US$84.9 million urgently needed for Covid-19 response

by NORMA TSOPO

ZIMBABWE urgently needs US$84.9 million to support its National Covid-19 response for the immediate public health crisis and knock-on impacts of the global pandemic on vulnerable people.

This is in addition to US$715 million appeal for the 2020 Humanitarian Response Plan (HRP) launched on April 2.

The figure is part of a US$6.7 billion appeal that was launched on May 7 by the United Nations and partners in an updated Global Humanitarian Response Plan (GHRP) in New York to protect millions of lives and stem the spread of coronavirus in fragile countries.

Launching the updated GHRP, UN Humanitarian Chief, Mark Lowcock called for swift and determined action to avoid the most destabilizing effects of the COVID-19 pandemic.

The revised GHRP includes nine additional vulnerable countries: Benin, Djibouti, Liberia, Mozambique, Pakistan, the Philippines, Sierra Leone, Togo and Zimbabwe, and programmes to respond to the growth in food insecurity.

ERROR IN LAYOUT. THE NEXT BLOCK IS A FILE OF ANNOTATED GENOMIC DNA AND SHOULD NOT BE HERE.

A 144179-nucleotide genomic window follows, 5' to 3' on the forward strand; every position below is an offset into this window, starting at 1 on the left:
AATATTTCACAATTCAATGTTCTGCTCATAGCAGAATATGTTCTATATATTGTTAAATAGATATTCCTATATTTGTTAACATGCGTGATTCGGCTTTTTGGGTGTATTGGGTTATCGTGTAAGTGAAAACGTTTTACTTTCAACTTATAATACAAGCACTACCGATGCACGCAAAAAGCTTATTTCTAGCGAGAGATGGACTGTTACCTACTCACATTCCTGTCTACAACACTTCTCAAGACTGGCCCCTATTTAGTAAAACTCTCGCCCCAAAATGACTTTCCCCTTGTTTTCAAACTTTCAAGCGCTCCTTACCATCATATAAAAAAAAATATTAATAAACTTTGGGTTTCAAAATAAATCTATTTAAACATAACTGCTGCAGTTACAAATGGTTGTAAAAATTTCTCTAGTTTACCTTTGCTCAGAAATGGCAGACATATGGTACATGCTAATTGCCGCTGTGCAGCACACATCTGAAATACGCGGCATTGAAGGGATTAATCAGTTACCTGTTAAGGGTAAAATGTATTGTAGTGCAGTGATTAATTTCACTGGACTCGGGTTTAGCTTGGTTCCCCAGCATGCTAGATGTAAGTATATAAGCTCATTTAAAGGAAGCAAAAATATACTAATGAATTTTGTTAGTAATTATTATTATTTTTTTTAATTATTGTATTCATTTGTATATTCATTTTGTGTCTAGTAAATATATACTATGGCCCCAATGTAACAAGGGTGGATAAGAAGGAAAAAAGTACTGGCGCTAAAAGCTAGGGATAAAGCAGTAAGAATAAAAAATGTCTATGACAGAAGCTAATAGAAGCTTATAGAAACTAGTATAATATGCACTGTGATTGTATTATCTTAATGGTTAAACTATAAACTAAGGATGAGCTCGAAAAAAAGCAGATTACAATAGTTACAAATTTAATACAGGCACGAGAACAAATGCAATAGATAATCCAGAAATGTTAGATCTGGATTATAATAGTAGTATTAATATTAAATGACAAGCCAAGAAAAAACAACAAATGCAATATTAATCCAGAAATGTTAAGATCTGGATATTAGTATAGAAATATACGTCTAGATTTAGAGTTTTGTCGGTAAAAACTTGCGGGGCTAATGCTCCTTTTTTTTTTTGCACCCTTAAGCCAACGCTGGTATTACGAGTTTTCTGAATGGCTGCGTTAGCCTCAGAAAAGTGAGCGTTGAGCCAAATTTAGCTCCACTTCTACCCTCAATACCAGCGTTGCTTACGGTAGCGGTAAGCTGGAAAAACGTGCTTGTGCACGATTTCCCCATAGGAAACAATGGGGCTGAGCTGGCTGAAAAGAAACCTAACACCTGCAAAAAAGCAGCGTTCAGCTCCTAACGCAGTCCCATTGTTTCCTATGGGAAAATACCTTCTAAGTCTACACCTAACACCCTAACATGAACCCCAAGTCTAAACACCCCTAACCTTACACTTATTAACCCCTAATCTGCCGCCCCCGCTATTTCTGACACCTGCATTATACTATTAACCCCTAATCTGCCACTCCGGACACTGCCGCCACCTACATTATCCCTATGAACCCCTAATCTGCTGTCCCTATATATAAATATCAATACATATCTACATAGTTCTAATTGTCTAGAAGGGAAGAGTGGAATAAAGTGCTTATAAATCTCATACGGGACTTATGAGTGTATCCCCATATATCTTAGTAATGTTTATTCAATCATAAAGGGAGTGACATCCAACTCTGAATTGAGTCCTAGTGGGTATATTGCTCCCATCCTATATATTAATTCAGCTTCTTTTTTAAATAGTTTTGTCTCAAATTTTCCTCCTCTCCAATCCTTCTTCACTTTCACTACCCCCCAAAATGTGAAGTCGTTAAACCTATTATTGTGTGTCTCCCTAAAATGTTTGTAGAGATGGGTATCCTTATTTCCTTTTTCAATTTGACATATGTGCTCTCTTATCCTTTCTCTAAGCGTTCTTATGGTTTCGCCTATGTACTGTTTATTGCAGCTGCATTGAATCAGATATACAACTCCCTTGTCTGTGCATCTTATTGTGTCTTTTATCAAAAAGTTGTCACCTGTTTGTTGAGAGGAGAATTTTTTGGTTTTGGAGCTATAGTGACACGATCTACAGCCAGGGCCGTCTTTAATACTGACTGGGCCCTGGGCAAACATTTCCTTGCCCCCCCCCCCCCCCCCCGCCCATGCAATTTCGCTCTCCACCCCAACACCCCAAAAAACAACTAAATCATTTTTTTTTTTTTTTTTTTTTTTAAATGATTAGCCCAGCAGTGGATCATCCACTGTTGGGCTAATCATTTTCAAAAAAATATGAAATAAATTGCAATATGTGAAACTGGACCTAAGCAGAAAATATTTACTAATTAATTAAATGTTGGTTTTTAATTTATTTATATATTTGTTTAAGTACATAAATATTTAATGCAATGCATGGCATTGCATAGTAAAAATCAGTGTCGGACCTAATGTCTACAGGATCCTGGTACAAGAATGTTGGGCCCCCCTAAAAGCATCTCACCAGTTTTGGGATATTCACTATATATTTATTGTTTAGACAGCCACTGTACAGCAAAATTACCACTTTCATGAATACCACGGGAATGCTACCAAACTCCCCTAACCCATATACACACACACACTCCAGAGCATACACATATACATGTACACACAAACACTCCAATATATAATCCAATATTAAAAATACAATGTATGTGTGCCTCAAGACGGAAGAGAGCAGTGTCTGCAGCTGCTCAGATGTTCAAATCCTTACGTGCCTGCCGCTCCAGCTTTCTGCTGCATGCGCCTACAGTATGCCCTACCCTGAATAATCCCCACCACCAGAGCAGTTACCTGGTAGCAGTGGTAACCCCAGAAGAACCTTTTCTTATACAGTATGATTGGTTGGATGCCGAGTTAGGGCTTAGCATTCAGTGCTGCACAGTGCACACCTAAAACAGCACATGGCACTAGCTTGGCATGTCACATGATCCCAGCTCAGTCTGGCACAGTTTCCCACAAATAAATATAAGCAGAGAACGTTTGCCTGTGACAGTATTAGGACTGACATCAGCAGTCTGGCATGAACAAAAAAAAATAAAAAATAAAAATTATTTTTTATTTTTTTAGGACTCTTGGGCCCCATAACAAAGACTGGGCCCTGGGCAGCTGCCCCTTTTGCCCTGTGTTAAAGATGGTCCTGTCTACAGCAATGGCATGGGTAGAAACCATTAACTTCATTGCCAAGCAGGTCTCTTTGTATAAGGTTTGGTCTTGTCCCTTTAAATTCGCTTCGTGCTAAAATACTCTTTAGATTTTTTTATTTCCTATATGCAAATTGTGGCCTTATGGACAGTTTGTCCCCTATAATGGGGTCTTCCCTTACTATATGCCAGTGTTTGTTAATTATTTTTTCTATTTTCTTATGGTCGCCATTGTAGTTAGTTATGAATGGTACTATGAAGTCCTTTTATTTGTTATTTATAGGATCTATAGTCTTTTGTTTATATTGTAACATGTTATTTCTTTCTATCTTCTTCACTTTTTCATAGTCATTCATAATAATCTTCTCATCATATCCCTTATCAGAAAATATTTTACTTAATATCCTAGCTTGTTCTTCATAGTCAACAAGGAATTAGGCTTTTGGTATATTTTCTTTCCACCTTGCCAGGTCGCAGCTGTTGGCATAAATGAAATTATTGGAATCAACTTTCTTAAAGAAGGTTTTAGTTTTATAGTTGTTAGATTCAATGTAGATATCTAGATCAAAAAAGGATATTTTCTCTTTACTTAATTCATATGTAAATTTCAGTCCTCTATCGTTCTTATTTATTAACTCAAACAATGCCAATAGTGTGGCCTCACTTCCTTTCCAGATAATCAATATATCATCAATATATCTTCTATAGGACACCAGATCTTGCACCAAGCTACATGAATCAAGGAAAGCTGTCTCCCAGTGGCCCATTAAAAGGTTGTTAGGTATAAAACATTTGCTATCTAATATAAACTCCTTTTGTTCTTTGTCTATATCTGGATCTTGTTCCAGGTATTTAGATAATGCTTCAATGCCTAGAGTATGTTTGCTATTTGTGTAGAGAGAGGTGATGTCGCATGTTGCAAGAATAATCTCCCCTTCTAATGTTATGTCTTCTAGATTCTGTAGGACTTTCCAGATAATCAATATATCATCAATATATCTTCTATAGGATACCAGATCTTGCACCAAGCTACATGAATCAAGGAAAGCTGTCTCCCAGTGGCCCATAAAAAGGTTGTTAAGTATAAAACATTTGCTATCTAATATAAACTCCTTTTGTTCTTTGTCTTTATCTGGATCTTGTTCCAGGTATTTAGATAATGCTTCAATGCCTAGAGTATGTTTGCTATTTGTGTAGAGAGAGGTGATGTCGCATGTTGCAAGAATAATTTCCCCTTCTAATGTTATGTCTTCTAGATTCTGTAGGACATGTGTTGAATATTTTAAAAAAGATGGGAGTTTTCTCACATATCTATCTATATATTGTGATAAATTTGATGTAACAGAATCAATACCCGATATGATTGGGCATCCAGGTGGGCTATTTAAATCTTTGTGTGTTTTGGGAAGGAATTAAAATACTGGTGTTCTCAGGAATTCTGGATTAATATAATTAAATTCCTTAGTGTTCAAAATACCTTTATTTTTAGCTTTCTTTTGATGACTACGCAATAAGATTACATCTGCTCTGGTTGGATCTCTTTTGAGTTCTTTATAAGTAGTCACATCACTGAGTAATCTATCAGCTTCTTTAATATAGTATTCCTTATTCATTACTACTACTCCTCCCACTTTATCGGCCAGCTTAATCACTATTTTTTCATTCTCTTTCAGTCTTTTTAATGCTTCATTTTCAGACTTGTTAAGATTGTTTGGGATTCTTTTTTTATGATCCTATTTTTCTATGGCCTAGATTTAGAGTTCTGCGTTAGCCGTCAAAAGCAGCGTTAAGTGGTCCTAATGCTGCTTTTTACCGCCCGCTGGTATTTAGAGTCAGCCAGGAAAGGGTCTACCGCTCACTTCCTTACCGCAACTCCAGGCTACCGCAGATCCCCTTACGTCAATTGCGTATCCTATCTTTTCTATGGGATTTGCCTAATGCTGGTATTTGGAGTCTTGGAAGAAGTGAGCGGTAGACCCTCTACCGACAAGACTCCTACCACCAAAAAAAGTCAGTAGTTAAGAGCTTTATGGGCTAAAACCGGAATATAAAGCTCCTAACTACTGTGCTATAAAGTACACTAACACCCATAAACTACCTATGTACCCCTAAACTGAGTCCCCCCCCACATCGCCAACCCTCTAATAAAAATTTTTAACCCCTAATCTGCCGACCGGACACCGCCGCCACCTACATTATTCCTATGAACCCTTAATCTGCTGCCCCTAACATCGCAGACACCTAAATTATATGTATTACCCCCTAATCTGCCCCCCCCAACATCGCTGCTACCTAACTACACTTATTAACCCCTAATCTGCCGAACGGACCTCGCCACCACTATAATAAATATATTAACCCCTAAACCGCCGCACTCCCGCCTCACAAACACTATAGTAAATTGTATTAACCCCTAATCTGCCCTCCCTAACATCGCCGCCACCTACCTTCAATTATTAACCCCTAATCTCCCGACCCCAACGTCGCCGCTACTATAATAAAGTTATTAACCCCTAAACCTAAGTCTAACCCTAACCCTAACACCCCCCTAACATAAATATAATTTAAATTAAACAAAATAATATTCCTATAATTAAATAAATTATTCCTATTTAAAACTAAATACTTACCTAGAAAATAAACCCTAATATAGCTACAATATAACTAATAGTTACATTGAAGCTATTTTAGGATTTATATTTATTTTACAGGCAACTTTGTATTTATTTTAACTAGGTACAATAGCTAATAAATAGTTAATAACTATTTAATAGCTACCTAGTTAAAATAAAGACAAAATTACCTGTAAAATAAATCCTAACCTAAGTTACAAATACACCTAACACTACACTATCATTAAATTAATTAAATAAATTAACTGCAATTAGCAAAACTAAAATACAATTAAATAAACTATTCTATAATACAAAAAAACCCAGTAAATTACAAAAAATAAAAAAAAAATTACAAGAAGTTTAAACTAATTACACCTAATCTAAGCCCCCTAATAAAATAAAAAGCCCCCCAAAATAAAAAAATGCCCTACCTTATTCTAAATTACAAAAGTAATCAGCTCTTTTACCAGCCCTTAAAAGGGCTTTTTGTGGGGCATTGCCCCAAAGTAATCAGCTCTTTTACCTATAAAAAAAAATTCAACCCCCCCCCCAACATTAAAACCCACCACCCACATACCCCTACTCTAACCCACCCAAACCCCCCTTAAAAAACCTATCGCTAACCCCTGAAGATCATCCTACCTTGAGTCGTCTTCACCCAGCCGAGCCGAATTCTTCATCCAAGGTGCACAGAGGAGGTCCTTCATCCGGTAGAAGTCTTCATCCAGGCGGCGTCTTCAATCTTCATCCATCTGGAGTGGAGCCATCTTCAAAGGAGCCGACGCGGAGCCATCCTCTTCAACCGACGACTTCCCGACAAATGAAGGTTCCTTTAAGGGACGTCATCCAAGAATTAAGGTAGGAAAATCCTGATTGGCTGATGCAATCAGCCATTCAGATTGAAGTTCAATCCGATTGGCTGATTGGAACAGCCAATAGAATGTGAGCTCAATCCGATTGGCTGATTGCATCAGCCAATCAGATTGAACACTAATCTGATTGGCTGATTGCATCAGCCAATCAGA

UN Resident Coordinator in Zimbabwe Maria Ribeiro said, “this additional appeal is part of the GHRP which will contribute to Zimbabwe’s national response  on COVID-19, particularly addressing the most vulnerable, including children, the elderly, women, people with disabilities, people living with HIV, refugees, migrants, and those affected by drought and food insecurity.”

The COVID-19 addendum to the HRP seeks to mobilize emergency funding for UN agencies and NGOs to provide support to public health emergency response to contain the spread of the COVID-19, through health programming, risk communication and community engagement, infection control and prevention, and provision of water supply and increased hygiene and sanitation intervention.

Expressing her appreciation for the strong partnership with Government, donors, development and humanitarian partners, Ribeiro called on all humanitarian and development partners to redouble efforts to ensure timely and adequate response in order to mitigate the triple crisis of socio-economic challenge, drought and COVID 19 in Zimbabwe.

 

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